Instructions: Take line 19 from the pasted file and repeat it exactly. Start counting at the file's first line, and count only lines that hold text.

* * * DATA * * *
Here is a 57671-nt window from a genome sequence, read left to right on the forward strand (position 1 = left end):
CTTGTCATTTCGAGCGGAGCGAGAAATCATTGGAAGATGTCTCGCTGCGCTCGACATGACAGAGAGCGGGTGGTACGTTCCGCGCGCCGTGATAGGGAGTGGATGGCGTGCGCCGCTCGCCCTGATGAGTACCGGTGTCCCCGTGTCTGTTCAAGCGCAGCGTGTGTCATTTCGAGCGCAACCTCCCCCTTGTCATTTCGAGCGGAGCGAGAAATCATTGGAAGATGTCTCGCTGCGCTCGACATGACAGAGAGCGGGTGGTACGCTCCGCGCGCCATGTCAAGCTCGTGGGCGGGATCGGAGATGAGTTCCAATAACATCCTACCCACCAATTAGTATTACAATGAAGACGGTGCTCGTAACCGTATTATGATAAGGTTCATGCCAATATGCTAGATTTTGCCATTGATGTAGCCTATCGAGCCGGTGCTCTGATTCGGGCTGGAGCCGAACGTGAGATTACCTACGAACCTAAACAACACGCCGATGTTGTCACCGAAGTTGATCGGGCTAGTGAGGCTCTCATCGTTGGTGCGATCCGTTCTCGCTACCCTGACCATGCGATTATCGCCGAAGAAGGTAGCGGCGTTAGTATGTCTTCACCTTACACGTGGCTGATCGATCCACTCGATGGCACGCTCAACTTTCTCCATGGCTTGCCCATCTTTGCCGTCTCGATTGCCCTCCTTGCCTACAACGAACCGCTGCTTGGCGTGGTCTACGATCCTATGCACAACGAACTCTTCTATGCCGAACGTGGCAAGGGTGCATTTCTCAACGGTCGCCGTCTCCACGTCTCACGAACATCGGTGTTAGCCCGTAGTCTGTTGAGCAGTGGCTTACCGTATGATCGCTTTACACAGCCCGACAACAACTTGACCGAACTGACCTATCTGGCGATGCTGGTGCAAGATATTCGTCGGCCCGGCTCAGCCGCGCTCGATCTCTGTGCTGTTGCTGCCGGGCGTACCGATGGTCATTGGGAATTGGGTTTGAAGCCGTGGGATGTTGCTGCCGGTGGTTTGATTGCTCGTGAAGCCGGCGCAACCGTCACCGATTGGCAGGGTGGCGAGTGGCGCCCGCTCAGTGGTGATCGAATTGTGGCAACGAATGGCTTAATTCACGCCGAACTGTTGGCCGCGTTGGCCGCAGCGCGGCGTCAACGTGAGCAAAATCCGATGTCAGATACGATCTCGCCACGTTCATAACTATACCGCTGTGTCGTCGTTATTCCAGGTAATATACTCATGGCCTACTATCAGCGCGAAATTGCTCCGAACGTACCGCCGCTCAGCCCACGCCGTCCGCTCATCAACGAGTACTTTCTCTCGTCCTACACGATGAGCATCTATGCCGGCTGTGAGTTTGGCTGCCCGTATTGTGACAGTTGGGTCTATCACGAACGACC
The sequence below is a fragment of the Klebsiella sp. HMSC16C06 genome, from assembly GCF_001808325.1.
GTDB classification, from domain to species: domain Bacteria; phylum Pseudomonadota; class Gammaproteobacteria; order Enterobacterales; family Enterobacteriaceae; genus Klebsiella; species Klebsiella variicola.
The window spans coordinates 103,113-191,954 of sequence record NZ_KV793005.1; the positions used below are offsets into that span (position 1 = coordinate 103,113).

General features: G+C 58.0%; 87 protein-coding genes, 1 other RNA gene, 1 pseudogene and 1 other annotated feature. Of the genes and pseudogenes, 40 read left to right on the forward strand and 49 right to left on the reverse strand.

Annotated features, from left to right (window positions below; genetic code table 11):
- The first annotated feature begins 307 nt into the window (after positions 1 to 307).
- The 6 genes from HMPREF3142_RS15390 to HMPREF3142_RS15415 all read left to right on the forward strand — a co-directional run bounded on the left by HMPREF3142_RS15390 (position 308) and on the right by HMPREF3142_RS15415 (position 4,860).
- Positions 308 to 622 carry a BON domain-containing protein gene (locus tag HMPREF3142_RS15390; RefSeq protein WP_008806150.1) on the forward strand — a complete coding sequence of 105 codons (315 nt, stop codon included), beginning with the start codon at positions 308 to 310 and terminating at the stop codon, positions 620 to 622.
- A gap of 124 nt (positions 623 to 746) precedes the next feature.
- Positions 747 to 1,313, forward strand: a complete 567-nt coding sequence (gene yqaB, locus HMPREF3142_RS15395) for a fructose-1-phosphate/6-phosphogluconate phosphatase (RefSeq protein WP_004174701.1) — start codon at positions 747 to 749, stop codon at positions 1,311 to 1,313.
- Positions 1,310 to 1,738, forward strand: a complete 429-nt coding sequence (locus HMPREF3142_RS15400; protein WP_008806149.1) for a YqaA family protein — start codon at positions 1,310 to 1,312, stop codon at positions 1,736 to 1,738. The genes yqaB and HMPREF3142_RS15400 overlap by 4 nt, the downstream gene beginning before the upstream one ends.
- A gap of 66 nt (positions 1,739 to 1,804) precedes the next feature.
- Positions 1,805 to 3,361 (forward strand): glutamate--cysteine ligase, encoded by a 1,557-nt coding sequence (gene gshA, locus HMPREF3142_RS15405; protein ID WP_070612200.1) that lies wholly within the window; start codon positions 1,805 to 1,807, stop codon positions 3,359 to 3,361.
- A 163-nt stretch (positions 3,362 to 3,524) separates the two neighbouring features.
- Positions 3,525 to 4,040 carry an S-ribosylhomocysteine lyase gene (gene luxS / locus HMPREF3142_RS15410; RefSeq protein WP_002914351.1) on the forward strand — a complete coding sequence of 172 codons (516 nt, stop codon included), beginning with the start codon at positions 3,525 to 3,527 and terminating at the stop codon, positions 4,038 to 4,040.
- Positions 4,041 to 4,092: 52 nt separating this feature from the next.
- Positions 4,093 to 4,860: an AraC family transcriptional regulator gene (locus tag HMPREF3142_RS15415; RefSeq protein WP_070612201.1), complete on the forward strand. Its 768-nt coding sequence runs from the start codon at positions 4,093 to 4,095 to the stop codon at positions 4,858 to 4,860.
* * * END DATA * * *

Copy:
- Positions 4,093 to 4,860: an AraC family transcriptional regulator gene (locus tag HMPREF3142_RS15415; RefSeq protein WP_070612201.1), complete on the forward strand. Its 768-nt coding sequence runs from the start codon at positions 4,093 to 4,095 to the stop codon at positions 4,858 to 4,860.